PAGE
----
The Littlbug Blog
You have all the gear you need to head into the backcountry. But looking at all that gear laid out and the space in your backpack, is it even possible to get it all to fit? Don’t panic! With the proper gear (read about what to pack here) and a few techniques, it fits nicely.
As you fill your pack, keep heavier items like food close to your back. Lighter items like your sleeping bag should be stored toward the bottom. This helps distribute the weight in your pack properly, making your pack more comfortable to wear.
The remainder of your gear can fill in the rest of the space in your bag like the Littlbug stove, which slips in perfectly around your gear, helping fill the gaps. You never know when it’s going to rain, so keep rain gear at the top of your pack or in the outer pockets. Other gear you’ll want easily accessible are navigation tools like maps and a compass, trail snacks, and a little bit of toilet paper. Use the exterior of your pack to secure items that don’t need protection from the elements like rope. This keeps vital interior space available for items that need to stay protected.
Try not to fill your pack to the brim. Your gear should fill the pack comfortably without having to force anything in or struggle to close the lid or zippers. If your pack looks like it is bursting at the seams, consider repacking or eliminating some gear. To eliminate, start with non essential gear. You don’t want to ditch the rain gear and find yourself stuck in a downpour, but you may not need that extra shirt.
To help keep everything organized, consider using ziplock bags, stuff sacks, or compression sacks. Compression sacks work well with soft gear like clothing or sleeping bags. Here are some tricks from Littlbug for organizing your gear:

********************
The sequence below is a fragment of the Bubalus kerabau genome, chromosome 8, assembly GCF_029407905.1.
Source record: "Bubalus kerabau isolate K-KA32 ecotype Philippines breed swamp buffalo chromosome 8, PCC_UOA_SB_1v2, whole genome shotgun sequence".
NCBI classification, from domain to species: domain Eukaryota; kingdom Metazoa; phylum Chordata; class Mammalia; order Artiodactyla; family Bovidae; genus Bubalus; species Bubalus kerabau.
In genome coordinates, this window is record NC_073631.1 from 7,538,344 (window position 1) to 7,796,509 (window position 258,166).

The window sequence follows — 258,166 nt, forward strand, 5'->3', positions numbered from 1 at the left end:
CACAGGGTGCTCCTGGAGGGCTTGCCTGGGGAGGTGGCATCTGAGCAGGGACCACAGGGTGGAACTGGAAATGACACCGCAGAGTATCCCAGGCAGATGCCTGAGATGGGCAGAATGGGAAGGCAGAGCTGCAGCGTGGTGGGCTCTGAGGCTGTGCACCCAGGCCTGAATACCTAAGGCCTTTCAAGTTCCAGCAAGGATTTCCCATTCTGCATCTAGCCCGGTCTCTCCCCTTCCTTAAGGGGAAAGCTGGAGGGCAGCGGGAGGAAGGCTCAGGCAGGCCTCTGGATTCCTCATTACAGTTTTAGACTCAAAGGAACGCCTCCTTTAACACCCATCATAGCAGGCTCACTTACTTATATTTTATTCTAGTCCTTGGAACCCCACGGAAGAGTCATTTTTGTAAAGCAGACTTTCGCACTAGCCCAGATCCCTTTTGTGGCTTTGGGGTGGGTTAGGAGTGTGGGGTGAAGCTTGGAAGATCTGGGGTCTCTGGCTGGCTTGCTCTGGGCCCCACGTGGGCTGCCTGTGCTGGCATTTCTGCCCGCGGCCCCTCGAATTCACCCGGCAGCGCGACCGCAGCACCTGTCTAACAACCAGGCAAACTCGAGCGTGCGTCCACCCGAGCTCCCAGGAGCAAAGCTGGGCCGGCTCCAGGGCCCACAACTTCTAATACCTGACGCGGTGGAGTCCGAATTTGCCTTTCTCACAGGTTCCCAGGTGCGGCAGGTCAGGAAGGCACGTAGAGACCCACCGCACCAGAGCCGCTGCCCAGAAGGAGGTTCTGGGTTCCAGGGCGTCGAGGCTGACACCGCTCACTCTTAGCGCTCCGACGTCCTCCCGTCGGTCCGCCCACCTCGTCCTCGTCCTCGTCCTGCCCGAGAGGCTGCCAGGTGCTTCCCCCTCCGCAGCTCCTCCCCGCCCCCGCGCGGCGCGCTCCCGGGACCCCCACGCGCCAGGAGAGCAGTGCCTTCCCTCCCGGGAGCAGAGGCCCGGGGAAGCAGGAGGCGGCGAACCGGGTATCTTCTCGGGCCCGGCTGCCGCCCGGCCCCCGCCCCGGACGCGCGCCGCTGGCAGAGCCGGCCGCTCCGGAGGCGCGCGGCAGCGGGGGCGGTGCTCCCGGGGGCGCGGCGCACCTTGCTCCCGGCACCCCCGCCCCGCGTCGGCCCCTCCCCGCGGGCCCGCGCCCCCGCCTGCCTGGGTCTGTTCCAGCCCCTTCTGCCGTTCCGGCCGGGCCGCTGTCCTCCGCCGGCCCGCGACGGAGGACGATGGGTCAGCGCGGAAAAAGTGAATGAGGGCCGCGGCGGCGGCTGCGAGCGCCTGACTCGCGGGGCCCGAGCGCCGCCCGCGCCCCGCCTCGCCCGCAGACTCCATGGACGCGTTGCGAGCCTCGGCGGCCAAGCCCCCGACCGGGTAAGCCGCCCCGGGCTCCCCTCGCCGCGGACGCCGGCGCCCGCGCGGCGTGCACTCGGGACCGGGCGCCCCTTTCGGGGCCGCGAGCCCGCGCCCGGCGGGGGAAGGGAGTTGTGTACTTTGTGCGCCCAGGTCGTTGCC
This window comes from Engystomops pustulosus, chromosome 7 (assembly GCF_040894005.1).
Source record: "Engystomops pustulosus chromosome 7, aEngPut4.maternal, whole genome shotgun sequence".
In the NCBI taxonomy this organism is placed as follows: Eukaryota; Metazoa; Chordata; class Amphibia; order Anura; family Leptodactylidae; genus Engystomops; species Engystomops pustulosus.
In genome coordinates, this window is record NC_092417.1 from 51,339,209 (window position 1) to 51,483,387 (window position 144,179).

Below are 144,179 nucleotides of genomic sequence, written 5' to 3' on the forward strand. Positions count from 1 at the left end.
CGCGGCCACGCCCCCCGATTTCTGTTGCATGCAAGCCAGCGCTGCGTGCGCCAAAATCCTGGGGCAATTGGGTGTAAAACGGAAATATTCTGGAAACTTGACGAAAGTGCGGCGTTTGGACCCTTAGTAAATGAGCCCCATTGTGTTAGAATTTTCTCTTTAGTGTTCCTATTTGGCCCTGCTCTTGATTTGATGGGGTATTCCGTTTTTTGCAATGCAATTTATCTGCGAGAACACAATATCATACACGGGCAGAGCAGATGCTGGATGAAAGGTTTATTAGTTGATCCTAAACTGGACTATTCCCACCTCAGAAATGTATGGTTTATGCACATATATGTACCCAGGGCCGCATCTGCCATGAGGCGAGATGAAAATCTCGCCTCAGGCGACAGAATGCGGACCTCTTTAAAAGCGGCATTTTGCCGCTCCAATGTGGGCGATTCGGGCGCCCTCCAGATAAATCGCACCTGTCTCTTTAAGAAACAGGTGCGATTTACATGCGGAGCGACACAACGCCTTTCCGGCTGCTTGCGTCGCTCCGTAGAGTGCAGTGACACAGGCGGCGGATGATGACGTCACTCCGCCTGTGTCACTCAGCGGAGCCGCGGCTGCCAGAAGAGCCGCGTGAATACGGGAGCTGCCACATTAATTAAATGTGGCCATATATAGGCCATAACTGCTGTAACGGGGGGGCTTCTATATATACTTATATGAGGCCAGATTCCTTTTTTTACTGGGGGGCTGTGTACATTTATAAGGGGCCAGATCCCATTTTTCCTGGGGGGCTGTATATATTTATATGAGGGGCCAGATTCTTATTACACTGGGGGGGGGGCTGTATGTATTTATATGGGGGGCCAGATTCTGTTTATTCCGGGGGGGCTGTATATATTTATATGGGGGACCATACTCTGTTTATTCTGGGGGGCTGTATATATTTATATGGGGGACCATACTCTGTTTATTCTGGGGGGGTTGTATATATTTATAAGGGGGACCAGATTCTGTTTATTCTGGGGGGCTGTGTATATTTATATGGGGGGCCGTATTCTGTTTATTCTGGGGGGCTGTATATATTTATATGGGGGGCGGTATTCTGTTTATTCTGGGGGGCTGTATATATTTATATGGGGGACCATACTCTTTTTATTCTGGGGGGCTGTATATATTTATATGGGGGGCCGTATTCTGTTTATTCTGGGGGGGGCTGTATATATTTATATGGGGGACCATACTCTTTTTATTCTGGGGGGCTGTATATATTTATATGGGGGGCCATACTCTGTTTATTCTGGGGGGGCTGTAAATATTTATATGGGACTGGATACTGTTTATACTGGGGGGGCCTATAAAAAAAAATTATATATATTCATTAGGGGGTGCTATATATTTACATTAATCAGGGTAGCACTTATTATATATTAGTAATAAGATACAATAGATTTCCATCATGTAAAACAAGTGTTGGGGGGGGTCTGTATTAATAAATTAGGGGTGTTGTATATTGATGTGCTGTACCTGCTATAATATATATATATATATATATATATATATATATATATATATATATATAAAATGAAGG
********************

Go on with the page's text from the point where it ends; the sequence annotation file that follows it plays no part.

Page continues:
Roll your clothes individually and place them in a compression sack and cinch down the sack. The compression sack allows you to compress your clothes to save even more space.
There are only a few things worse than digging through your pack finding your lunch after a long morning of traveling. To help organize your food, put each day’s set of meals and snacks together in a ziplock. Then, store them in a stuff sack to keep the food organized and together. Each morning pull out your days worth of food and put it in an easy to reach spot for snacks or lunch time.
Instead of using the stuff sack that came with your sleeping bag, use a waterproof compression sack. This guarantees the bag stays dry and allows you to compress your sleeping bag down to its smallest size. Try sitting on the bag while cinching the compression sack. This helps expel as much air as possible.
First aid kit
Most pre-built kits you buy are waterproofed to protect against the elements. If you choose to assemble your own, use a ziplock bag to keep the materials protected. Remember to keep your first aid kit in an outer pocket or close to the top of your pack for easy access in case of an emergency.
You’re tent can easily secure to the outside of your pack. Another option is to use a compression sack for the tent and rain fly and tuck them inside your pack. Store the poles and stakes on the side of your pack, tucked into one of the water bottle pockets.
Once you have your gear all packed, you’re ready to head out on your adventure. Don’t get frustrated if it takes a couple times to get your gear packed just right. Even experienced backpackers have to try a couple times to get it perfect.
Before you head into the wilderness, remember to let someone that isn’t in your party know of your trip itinerary and where you are going.
When it comes to outdoor skills the more you bring along, the less you have to carry. Skills don't break and they're never left behind. They don’t leak, tear, and they don’t get wet!